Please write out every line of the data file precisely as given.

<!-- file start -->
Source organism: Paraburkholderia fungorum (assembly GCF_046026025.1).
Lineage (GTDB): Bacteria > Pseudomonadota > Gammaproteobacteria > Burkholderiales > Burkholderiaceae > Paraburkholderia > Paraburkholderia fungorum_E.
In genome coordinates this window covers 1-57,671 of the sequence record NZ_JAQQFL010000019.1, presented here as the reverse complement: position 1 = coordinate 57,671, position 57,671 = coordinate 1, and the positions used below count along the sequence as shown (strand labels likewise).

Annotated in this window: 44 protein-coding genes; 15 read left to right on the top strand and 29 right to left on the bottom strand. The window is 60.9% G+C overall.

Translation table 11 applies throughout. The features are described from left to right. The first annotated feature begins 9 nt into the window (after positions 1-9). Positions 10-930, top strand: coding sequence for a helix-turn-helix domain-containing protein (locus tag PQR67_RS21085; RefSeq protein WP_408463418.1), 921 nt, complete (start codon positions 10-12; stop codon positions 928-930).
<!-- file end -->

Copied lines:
Source organism: Paraburkholderia fungorum (assembly GCF_046026025.1).
Lineage (GTDB): Bacteria > Pseudomonadota > Gammaproteobacteria > Burkholderiales > Burkholderiaceae > Paraburkholderia > Paraburkholderia fungorum_E.
In genome coordinates this window covers 1-57,671 of the sequence record NZ_JAQQFL010000019.1, presented here as the reverse complement: position 1 = coordinate 57,671, position 57,671 = coordinate 1, and the positions used below count along the sequence as shown (strand labels likewise).

Annotated in this window: 44 protein-coding genes; 15 read left to right on the top strand and 29 right to left on the bottom strand. The window is 60.9% G+C overall.

Translation table 11 applies throughout. The features are described from left to right. The first annotated feature begins 9 nt into the window (after positions 1-9). Positions 10-930, top strand: coding sequence for a helix-turn-helix domain-containing protein (locus tag PQR67_RS21085; RefSeq protein WP_408463418.1), 921 nt, complete (start codon positions 10-12; stop codon positions 928-930).